The evidence is more limited with respect to linkages between digital overload and distractions and longer-term attentional and information processing capacities. A study by Ophir et al. (2009) found that chronic and excessive multitaskers were also less able to filter environmental distractions and performed worse on a task switching activity compared with individuals who did not multitask as much over time. In effect, excessive multitasking inhibits individuals’ ability to multitask effectively over time. Further, people who multitask heavily also tend to score high on attentional impulsivity (inability to focus attention or concentrate) measures and are more susceptible to task-irrelevant distractions compared with people who multitask less. In laboratory studies, chronic and heavy multitaskers performed poorly on working memory tasks even without distractions, and they had weaker information processing capacity and elevated scores on impulsivity and hyperactivity scales (Frein et al., 2013; Hadar et al., 2015; Uncapher et al., 2016), indicating the possible negative longer-term impacts of certain patterns and forms of digital technology use. In crisis management, some task switching may be inevitable given the influx of new information and new kinds of decisions. The best strategy would be to focus energy on the most important tasks and decisions. Decision aids, from continuity of operations and contingency plans to response frameworks at the national level, are intended to sort problems into decomposable decisions in sequence so that decision makers can act deliberately without overload.

The combination of attentional impulsivity and poorer working memory has been found to lead to long-term memory impediments as well. Chronic media multitaskers are less able to draw on the past—recent or more remote—to inform their present behavior, and they appear to have weaker executive functioning. Similarly, overreliance on digital technologies such as navigation systems has been found to impede spatial memory and cognition (Milner, 2016). Uncritical reliance on automated tools can result in cognitive biases and errors in decision making, such as automation biases (Mosier et al., 1996; Parasuraman & Manzey, 2010). Less is known, however, about the long-term consequences of offloading certain types of higher-order cognition onto digital technologies (Risko & Gilbert, 2016). Csikszentmihalyi et al. (2014) found a negative relationship between smartphone usage and the capacity to achieve “flow”—a state of intense and focused concentration on an activity in the present. There is a growing body of research linking digital distractions and the overuse of these technologies to the reduction in the capacity to make empathetic and meaningful interpersonal connections (Gergen, 2010; Misra et al., 2016; Turkle, 2012). The crisis management literature advises leaders to show empathy toward those affected by a crisis as a way of leading response and recovery (Wooten & James, 2008, pp. 364–365). If a leader lacks empathy, the leader risks falling short in a crisis. The leader of a small organization may never bother to manage by walking around and instead be glued to a computer. Or the manager may simply be seen as out of touch with the needs of those affected by a crisis.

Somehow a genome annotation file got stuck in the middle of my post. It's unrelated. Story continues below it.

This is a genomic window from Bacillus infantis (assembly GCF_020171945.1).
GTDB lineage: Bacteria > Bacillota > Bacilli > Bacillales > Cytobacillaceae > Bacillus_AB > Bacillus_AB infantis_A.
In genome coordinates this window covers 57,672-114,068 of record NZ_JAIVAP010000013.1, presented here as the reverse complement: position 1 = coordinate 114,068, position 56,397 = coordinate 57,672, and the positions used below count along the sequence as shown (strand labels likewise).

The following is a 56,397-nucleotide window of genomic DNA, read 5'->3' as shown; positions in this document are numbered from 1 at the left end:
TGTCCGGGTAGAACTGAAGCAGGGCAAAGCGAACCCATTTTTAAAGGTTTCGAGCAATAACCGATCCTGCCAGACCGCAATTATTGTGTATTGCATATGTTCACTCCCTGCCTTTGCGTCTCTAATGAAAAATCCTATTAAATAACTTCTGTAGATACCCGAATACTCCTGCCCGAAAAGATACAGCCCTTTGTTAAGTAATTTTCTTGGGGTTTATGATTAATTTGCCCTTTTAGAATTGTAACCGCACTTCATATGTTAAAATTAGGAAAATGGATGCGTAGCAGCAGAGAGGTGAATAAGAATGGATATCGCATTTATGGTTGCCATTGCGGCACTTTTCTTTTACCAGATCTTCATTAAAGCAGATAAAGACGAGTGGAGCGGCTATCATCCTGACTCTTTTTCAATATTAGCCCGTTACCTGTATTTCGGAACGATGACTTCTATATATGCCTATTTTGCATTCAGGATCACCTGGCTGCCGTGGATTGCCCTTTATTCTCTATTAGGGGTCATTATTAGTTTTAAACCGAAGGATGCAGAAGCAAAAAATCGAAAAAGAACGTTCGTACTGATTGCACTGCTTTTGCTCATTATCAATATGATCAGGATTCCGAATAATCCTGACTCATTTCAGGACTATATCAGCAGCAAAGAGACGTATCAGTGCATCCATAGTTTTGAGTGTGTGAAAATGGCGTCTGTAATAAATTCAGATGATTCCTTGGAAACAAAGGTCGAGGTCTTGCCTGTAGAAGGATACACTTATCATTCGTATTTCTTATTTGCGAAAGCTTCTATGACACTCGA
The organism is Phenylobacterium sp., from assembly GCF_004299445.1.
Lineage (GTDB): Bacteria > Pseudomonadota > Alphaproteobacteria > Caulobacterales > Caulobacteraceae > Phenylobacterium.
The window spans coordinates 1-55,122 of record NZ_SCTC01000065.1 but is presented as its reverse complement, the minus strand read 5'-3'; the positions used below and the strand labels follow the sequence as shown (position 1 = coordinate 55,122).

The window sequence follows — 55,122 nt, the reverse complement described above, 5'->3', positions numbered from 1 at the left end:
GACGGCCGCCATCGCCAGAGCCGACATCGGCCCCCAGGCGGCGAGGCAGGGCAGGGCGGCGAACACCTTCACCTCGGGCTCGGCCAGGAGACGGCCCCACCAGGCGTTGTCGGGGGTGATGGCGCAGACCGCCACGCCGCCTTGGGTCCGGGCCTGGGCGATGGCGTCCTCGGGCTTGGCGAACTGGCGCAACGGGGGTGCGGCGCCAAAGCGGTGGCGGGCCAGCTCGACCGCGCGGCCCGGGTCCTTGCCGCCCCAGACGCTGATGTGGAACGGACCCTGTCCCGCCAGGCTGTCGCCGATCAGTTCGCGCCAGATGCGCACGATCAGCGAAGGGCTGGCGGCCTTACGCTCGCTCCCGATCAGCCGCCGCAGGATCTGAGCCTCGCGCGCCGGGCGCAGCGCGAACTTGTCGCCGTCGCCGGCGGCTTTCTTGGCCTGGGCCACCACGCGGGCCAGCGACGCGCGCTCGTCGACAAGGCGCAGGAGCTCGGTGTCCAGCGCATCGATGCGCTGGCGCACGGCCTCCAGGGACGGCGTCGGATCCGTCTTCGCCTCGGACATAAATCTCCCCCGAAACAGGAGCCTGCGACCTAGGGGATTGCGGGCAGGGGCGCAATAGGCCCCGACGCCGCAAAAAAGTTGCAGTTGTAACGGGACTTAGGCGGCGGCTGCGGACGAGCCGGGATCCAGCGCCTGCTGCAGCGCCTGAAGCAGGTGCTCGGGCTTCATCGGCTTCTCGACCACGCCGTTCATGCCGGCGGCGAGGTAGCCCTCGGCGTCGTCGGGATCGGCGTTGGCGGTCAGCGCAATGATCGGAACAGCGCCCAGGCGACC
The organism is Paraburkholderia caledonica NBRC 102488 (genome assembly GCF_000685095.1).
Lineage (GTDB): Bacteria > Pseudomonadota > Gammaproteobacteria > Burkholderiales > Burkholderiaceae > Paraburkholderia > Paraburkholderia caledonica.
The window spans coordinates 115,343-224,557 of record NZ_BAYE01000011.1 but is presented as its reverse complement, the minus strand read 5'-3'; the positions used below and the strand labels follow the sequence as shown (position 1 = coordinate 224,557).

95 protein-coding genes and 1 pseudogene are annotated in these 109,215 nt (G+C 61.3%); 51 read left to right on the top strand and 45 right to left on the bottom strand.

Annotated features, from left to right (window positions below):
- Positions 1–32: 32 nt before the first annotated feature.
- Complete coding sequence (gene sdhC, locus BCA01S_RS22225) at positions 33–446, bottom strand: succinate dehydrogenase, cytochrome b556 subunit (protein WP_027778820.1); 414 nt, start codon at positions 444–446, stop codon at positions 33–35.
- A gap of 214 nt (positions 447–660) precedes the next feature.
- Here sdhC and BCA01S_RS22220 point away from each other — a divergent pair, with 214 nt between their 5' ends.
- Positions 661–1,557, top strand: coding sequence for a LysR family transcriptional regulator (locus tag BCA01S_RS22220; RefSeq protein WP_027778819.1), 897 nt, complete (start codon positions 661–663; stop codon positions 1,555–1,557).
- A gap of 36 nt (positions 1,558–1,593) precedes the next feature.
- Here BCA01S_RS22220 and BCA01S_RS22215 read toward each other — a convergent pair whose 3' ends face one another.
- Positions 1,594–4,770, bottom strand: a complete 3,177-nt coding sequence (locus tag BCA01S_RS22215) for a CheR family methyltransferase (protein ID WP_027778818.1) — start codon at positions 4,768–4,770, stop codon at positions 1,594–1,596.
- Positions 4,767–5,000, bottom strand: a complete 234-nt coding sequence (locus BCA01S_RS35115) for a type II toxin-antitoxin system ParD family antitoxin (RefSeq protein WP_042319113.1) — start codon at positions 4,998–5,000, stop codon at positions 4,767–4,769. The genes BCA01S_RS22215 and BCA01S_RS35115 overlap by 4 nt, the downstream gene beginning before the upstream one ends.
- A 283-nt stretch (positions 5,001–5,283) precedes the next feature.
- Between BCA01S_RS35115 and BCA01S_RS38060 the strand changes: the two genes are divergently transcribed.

The relationship between digital technology use patterns and long-term information processing styles may be more complex and potentially bidirectional. For example, individuals with weaker executive control and higher levels of impulsivity and sensation seeking also multitask more (Sanbonmatsu et al., 2013). People who tend to think more intuitively rather than analytically also tend to rely on their smartphones more and offload higher-order cognition onto these tools (Barr et al., 2015).

In the context of emergency management, the misalignment between the unique environmental demands of the digital environment, managers’ personal abilities, and the characteristics of their organizational environments results in overload, stress, and decision making impediments (Misra et al., 2020a, 2020b). While digital technologies may enable emergency managers to standardize information across arenas, provide a common operating picture for team members and first responders, and provide means of sharing information, the design of technology, its use in the emergency managerial context, and the personal and organizational attributes are critical moderating factors. For example, Jaeger et al. (2007) examined the information exchange gap between first responders and the public, with first responders using their own top-down networks and the community using neighborhood watch programs, texts, and social media. This created differences between the types of information being collected and used. The authors recommend a Community Response Grid placed in highly public areas, such as libraries, to better enable emergency managers to collect information and share it more easily with the community. Personal and organizational attributes may include heuristics and shortcuts such as beliefs about a situation, which emergency and crisis managers use to make faster decisions during times of unpredictability (Houghton, 2020).